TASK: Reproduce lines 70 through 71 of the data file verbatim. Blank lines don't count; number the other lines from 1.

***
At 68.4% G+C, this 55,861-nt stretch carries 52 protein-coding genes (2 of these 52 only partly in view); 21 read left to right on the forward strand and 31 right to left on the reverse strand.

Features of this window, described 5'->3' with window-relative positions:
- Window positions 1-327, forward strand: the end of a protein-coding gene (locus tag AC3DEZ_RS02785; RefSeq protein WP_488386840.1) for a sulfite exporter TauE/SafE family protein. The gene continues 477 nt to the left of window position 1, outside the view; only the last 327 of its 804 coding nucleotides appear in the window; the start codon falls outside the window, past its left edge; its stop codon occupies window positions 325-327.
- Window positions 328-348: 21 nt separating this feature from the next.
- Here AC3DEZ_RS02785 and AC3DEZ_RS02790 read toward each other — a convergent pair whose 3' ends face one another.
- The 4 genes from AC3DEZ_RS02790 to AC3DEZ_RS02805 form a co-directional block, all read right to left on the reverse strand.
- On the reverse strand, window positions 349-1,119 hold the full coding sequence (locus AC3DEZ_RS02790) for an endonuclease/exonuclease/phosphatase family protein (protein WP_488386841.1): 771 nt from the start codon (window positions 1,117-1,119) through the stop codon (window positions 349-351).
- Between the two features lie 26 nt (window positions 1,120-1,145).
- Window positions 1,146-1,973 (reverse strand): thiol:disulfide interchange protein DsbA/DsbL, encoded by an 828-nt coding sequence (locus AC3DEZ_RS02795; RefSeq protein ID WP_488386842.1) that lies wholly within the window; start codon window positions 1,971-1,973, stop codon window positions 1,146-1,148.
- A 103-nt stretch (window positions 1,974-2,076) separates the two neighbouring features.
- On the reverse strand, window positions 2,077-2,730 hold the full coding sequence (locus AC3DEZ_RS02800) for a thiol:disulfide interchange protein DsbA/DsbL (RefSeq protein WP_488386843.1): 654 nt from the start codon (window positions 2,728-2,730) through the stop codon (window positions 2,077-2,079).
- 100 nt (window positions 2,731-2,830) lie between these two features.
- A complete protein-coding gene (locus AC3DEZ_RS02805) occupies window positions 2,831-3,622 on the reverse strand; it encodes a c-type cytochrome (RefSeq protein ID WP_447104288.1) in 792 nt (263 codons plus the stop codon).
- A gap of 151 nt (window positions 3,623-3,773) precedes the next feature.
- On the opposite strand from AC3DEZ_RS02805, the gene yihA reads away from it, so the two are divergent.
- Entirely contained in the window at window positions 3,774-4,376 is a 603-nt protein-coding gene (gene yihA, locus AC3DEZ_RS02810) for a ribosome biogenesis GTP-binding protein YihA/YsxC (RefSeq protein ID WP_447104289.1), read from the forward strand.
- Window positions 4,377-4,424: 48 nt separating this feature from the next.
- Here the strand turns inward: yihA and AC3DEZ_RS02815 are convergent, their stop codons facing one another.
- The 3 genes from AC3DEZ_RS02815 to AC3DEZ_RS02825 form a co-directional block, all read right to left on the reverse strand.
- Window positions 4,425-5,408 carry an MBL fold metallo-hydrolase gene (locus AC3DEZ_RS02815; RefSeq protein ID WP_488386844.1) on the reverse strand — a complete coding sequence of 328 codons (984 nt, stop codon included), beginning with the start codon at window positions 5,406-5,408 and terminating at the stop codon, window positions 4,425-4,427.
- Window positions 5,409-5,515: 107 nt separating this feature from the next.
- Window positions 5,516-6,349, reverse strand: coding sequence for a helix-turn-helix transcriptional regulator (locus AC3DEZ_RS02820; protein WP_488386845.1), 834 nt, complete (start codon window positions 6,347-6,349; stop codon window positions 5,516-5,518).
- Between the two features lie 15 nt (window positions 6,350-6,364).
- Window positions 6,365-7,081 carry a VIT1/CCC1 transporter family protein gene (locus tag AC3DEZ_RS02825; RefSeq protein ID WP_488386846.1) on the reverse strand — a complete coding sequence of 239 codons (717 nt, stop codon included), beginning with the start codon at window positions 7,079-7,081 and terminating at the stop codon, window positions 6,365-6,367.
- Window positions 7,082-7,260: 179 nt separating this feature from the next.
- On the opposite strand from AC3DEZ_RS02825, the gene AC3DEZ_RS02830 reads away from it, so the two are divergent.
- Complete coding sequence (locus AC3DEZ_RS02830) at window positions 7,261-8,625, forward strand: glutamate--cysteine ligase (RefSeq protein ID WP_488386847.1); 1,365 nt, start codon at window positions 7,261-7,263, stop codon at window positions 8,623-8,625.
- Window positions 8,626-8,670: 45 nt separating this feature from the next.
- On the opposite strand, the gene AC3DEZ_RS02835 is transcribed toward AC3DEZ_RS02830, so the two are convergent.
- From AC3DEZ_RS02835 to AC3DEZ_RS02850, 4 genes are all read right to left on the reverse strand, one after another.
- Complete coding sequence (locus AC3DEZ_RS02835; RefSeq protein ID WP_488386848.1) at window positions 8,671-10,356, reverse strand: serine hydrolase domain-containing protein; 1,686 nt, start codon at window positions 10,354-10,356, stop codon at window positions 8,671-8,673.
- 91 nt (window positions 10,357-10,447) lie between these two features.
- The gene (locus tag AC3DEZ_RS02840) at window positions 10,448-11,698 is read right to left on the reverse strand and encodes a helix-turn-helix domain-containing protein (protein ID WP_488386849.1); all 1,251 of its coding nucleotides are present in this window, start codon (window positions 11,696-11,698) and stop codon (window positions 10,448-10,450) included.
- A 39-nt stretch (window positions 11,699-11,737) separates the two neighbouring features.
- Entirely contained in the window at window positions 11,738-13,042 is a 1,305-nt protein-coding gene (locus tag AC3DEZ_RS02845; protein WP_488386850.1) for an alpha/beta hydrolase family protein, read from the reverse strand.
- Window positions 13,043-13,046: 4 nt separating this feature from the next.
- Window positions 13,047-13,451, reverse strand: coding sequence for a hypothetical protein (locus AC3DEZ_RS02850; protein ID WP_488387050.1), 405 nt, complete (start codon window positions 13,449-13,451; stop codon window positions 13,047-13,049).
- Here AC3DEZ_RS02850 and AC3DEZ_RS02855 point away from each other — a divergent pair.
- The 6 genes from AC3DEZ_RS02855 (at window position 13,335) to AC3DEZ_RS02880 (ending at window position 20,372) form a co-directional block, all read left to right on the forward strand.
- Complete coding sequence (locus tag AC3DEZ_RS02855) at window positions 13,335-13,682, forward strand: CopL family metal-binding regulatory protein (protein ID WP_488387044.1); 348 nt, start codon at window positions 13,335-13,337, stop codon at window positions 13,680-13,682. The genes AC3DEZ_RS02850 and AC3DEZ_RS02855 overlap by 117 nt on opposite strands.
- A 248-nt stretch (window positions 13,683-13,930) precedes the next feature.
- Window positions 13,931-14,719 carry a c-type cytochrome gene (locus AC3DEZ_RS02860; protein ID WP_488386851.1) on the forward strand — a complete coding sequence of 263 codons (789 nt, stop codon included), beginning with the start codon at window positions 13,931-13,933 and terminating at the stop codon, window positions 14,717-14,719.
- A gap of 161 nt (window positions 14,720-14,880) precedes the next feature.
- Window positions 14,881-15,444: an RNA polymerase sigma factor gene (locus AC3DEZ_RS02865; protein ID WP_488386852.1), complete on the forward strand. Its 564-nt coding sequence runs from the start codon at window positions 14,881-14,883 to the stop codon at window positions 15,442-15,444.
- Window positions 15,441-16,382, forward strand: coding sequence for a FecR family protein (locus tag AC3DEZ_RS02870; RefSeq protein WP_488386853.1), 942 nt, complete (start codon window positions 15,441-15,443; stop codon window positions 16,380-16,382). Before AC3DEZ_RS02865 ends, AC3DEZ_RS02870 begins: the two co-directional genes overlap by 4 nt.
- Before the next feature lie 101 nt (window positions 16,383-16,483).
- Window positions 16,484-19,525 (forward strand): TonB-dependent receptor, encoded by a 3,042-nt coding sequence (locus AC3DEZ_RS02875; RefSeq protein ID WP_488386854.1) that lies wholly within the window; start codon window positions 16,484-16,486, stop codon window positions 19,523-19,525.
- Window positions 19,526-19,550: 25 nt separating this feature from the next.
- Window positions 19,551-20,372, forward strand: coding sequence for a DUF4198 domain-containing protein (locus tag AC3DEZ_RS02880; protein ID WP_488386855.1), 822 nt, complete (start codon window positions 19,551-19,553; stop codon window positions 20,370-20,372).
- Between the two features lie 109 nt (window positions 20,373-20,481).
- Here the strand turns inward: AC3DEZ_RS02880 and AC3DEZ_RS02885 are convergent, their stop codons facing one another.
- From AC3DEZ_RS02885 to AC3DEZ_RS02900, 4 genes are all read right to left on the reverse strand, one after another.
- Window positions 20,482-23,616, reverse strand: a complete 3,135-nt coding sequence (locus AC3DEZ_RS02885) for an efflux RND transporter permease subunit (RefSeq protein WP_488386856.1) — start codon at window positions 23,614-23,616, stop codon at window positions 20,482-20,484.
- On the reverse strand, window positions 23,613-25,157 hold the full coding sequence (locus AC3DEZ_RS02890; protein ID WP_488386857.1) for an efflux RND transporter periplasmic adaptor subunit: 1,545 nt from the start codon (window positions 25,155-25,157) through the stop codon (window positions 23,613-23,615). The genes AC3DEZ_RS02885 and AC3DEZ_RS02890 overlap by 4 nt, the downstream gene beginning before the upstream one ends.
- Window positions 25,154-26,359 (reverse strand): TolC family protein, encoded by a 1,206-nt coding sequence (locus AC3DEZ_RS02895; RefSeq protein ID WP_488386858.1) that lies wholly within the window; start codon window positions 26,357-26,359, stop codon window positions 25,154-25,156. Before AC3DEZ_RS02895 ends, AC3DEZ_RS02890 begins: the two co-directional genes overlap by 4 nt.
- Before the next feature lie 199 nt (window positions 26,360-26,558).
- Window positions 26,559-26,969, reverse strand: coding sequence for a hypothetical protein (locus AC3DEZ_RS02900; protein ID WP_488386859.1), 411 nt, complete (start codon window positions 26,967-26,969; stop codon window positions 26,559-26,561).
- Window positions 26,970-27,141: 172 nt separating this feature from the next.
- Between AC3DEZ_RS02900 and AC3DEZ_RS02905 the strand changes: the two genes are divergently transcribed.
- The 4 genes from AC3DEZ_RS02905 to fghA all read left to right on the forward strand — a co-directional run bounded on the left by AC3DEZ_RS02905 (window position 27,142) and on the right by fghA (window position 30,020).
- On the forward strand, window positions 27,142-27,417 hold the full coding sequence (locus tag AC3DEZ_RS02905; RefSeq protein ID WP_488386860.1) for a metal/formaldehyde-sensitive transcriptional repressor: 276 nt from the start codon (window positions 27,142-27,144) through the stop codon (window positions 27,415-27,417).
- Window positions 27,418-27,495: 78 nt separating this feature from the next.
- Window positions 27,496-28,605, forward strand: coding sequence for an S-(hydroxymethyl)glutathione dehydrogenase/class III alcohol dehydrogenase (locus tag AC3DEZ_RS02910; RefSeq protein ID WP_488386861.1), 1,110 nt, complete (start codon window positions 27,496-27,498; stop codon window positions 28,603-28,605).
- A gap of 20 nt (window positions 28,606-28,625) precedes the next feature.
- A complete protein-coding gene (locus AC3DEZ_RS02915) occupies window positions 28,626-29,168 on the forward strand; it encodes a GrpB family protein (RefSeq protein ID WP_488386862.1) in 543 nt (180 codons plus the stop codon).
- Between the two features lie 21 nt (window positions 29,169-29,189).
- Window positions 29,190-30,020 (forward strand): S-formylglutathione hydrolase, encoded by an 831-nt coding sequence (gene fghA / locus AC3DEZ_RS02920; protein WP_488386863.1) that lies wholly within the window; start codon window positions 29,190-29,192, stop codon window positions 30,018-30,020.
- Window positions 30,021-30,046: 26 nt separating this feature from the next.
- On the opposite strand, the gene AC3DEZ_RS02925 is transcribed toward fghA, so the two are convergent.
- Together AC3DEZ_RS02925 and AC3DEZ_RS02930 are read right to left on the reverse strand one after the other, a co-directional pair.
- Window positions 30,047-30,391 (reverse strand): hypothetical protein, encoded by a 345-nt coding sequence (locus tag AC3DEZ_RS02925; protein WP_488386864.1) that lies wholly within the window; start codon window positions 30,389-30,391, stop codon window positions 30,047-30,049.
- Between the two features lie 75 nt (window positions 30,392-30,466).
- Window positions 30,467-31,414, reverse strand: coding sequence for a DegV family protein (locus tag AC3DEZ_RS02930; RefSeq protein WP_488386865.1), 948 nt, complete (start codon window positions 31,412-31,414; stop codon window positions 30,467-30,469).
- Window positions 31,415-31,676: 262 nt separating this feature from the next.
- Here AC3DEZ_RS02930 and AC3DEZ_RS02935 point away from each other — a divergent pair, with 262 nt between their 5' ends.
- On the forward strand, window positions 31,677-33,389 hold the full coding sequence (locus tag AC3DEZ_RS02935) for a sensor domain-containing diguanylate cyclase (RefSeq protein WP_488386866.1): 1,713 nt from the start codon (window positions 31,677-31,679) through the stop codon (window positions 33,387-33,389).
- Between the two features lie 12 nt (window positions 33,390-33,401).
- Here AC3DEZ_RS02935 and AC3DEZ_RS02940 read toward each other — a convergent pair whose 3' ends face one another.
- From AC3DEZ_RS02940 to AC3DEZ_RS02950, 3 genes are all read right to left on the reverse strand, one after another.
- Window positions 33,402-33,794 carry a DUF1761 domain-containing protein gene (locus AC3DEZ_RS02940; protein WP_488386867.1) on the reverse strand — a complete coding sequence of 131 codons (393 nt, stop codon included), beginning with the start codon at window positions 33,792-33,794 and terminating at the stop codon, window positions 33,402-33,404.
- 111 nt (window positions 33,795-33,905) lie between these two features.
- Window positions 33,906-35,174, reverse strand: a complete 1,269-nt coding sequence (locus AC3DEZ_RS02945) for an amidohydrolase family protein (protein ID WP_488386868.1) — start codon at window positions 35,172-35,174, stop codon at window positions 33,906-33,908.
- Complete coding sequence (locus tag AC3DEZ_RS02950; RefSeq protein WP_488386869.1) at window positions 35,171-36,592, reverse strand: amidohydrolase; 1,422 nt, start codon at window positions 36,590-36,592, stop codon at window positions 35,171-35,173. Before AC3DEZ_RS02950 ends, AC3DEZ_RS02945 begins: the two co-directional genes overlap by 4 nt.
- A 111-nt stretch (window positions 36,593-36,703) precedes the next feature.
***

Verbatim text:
- Together AC3DEZ_RS02925 and AC3DEZ_RS02930 are read right to left on the reverse strand one after the other, a co-directional pair.
- Window positions 30,047-30,391 (reverse strand): hypothetical protein, encoded by a 345-nt coding sequence (locus tag AC3DEZ_RS02925; protein WP_488386864.1) that lies wholly within the window; start codon window positions 30,389-30,391, stop codon window positions 30,047-30,049.